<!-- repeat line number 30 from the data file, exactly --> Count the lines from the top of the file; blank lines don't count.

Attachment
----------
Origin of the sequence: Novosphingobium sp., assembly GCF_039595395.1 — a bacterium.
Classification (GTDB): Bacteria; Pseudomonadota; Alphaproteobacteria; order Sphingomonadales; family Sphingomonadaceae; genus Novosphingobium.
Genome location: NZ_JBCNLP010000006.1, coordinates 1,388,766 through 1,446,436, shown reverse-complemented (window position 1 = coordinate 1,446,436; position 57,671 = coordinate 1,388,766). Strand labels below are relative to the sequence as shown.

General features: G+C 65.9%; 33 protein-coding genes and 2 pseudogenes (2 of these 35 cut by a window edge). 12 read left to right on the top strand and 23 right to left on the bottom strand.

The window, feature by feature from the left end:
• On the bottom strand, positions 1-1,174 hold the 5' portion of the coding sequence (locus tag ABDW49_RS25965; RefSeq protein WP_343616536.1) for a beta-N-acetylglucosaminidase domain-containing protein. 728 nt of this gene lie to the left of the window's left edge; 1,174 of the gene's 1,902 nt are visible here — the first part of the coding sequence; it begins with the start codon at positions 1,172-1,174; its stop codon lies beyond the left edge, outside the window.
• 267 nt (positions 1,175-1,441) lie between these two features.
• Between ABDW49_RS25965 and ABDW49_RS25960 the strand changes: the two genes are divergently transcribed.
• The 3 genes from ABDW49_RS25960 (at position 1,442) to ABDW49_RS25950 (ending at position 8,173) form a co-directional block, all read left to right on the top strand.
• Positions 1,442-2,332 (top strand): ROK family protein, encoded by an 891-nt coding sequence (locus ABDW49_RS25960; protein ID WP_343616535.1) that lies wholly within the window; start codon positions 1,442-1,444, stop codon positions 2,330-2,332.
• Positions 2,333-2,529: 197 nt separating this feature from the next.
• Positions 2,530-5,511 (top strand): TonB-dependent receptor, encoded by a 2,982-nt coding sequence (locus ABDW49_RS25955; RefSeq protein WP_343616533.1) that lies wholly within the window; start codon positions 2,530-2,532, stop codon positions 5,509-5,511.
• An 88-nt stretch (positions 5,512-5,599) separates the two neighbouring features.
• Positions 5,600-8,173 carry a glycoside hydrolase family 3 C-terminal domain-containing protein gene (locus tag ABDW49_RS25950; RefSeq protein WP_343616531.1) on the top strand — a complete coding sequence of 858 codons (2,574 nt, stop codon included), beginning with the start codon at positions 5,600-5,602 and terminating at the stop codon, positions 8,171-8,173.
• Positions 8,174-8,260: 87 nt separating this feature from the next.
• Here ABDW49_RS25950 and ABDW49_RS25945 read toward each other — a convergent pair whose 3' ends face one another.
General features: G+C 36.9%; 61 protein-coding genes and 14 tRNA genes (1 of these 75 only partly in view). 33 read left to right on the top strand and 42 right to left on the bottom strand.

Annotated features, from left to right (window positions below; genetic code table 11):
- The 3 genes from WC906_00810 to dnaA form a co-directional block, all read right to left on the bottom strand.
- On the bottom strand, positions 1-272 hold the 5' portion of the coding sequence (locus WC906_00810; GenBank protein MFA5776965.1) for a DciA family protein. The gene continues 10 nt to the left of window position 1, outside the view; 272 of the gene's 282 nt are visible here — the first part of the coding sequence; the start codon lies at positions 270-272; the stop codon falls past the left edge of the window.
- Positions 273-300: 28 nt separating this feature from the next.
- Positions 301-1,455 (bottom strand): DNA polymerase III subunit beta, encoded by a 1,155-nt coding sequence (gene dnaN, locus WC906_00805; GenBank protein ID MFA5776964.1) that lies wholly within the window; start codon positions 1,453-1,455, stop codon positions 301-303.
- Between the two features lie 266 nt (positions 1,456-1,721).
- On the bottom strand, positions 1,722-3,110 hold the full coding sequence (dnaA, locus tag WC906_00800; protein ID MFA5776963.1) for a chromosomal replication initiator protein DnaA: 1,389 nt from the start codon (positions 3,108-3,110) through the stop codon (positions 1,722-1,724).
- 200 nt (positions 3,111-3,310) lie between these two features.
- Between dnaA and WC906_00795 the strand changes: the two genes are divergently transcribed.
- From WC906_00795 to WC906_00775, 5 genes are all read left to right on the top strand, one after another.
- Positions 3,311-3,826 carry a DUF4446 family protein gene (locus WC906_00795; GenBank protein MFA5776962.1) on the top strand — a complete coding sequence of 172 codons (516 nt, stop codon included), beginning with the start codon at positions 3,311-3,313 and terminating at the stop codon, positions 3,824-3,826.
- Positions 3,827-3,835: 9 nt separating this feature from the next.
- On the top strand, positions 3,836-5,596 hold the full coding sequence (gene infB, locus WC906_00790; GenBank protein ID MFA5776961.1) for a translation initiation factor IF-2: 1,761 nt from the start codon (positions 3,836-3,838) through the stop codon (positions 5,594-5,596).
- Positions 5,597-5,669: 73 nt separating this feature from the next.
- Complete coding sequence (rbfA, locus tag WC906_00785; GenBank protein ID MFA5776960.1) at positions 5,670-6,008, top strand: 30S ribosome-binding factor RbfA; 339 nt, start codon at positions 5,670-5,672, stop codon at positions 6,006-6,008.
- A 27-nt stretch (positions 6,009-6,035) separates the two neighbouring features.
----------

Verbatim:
- On the top strand, positions 3,836-5,596 hold the full coding sequence (gene infB, locus WC906_00790; GenBank protein ID MFA5776961.1) for a translation initiation factor IF-2: 1,761 nt from the start codon (positions 3,836-3,838) through the stop codon (positions 5,594-5,596).